The Flexi-week Act made simple
Shena Stubbs-Gibson, Contributor
The Employment (Flexible work arrangements) (Miscellaneous Provisions) Act, 2014 was tabled in Parliament last week, confirming the intention of the Government to lead the charge to introduce the "flexible work-week" concept in Jamaica.
The bill is not all-inclusive, however, and would not apply to much of the vast civil servant population, such as the courts. I think this is unfortunate. It has taken Jamaica a while to get to this point, and the necessary industry should have been employed to ensure that an all-embracing legislation be put before Parliament.
Nevertheless, there are many areas which the current bill speaks to, that will touch and impact the lives of the ordinary worker, some of which we will explore today.
Shops' Opening Hours
I have long lamented the fact that on Sundays there are so few shopping establishments open. As such, it is near impossible to use a Sunday to catch up on any shopping not crammed into Saturday. Hopefully, the proposed changes to the Shops and Offices Act, incorporated into the bill, will result in stores not only having longer opening hours weekdays, but also opening on Sundays.
Whereas currently there are various restrictions under the Shops Regulations, on the hours during which shops can be opened, the bill repeals those restrictions and provides that shops may open on any day without restrictions as to hours.
Additionally, under the bill, the restrictions on the hours which persons employed to the various classes of shops can work have been removed altogether or amended to facilitate longer opening hours. As such, the passage of the bill would see the closure of shops downtown on Wednesdays at midday, and shops uptown on Thursdays at midday being a thing of the past.
Sunday betting is here. Currently, the Betting, Gaming Lotteries and Lotteries Act prohibits licensed premises from being open on Sundays. Under the bill, this restriction goes. I imagine, much as they did with Sunday horse racing, the Church will have some issues with this proposal.
Under the Holidays with Pay Order of 1973, Sundays and public holidays were excluded from the calculation of holidays with pay (more commonly referred to as vacation leave). Under the bill, however, it is being proposed to remove 'Sundays' from the mix. The net effect of the proposed change is that affected workers would get fewer vacation days for the same remuneration.
National Minimum Wage Order
The bill also proposes amendments to the National Minimum Wage Order of 1975 (the Order) to clarify that the national minimum wage for workers, other than household workers, will be calculated by reference, not to an eight-hour maximum workday, but to a 40-hour maximum workweek.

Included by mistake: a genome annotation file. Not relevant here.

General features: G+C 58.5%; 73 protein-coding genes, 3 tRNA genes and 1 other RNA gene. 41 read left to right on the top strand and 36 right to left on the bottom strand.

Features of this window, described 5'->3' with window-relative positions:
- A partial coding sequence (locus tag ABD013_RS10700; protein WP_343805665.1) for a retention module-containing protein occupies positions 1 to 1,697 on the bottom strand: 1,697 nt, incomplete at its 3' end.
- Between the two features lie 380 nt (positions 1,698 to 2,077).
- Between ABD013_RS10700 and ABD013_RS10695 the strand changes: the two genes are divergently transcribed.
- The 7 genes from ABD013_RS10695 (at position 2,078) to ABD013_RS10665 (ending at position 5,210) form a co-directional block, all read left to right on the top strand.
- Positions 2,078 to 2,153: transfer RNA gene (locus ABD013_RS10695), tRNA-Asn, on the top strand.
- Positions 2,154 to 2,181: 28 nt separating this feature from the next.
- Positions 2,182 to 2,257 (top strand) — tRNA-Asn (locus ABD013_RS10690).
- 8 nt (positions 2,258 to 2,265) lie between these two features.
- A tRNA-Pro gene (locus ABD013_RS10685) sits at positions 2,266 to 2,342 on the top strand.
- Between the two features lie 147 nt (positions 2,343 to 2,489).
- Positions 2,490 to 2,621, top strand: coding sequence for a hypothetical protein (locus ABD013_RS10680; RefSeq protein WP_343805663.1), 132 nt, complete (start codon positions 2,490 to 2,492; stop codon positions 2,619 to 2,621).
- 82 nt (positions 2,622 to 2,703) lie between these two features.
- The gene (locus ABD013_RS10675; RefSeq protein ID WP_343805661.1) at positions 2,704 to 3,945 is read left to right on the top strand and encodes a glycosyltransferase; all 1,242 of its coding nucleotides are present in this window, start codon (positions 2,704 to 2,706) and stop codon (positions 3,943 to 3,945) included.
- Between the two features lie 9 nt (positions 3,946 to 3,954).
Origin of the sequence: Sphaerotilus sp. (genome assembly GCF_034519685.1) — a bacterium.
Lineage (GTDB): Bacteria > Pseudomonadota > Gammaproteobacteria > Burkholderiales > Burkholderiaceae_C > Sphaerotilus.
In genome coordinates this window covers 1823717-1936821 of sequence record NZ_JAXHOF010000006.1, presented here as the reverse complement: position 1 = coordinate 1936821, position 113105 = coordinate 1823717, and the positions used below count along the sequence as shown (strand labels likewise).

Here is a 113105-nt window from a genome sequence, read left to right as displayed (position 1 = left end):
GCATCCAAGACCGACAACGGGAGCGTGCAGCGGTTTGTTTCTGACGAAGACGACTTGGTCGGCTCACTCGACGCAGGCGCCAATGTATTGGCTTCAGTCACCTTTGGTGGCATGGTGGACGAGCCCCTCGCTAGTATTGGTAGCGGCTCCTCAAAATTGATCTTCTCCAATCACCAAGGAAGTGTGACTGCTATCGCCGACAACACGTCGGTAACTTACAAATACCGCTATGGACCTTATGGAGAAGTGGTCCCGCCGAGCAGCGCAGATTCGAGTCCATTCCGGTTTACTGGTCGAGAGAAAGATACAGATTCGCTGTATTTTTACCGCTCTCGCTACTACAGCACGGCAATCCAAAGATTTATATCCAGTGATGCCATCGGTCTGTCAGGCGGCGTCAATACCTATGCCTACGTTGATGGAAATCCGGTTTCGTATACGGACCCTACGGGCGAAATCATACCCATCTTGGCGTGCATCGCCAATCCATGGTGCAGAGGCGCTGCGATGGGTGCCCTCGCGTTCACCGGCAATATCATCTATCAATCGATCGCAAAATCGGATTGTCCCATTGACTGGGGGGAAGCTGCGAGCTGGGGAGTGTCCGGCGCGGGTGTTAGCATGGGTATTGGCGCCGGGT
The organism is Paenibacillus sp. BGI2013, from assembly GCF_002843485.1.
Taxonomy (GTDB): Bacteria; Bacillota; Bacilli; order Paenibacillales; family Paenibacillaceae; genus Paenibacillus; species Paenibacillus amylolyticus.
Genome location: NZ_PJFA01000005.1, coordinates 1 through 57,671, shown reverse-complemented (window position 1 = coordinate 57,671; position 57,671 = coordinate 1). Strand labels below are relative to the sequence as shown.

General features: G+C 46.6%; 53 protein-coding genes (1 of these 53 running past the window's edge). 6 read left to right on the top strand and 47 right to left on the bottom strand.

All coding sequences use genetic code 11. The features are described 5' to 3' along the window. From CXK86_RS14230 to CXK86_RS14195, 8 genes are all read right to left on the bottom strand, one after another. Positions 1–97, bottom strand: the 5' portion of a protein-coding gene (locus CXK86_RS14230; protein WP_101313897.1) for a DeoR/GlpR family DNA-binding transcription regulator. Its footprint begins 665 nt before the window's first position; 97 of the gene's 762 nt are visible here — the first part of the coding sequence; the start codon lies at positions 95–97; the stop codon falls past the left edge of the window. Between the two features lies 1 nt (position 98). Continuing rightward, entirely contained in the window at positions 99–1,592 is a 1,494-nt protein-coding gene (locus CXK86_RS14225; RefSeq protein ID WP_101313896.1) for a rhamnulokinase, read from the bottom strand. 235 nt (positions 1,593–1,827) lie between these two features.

The situation of household workers will see a marked change when the bill is passed into law. The bill replaces the complex tiered payment which currently obtains and proposes, for weekly workers: $5,600 per week for the first 40 hours of their normal workweek, and $210 per hour for any period of work in excess of 40 hours during the week.
Where a weekly household worker works on a 'rest day' or public holiday, the applicable remuneration would be $280 per hour. As it pertains to hourly paid household workers, the rate would be $140 per hour for work done on any day except a public holiday, and $280 per hour for work down on a public holiday.
The proposed changes may turn out to be a welcomed break for employers of household workers. This against the backdrop that such employers would then be able to negotiate with their household workers for 'rest days' to fall on weekends, and not have to pay premium weekend rates, as currently obtains. A household worker who is asked to work on her rest day would, however, be paid at a premium rate, even if this falls in the middle of the week.
The bill amends the definition of overtime work for various industries to exclude work done on a Sunday or in excess of eight hours on a given workday. Affected industries include the baking, garment making, catering and hotel trades, to name a few.
Employment of Women
A welcomed provision of the bill is the repeal of the Women (Employment of) Act (The Act). A most outdated bit of legislation, the Women Act seeks to curtail the employment of women in certain types of industries at night. The act also empowers the labour minister to make regulations restricting or prohibiting the employment of women in any specified class of industrial undertaking, or before or after childbirth, amid several other egregious powers reserved to the minister.
We endorse the move to repeal this act, with our only regret being that its repeal has been tied to the passage of the 'Flexi-week Act'. Jamaica's history with the length of time it takes for bills to be passed is not an admirable one. As such, it is most regrettable that the repeal of the act must also make the journey, hand in hand, with the bill before it, too, can see the light of day.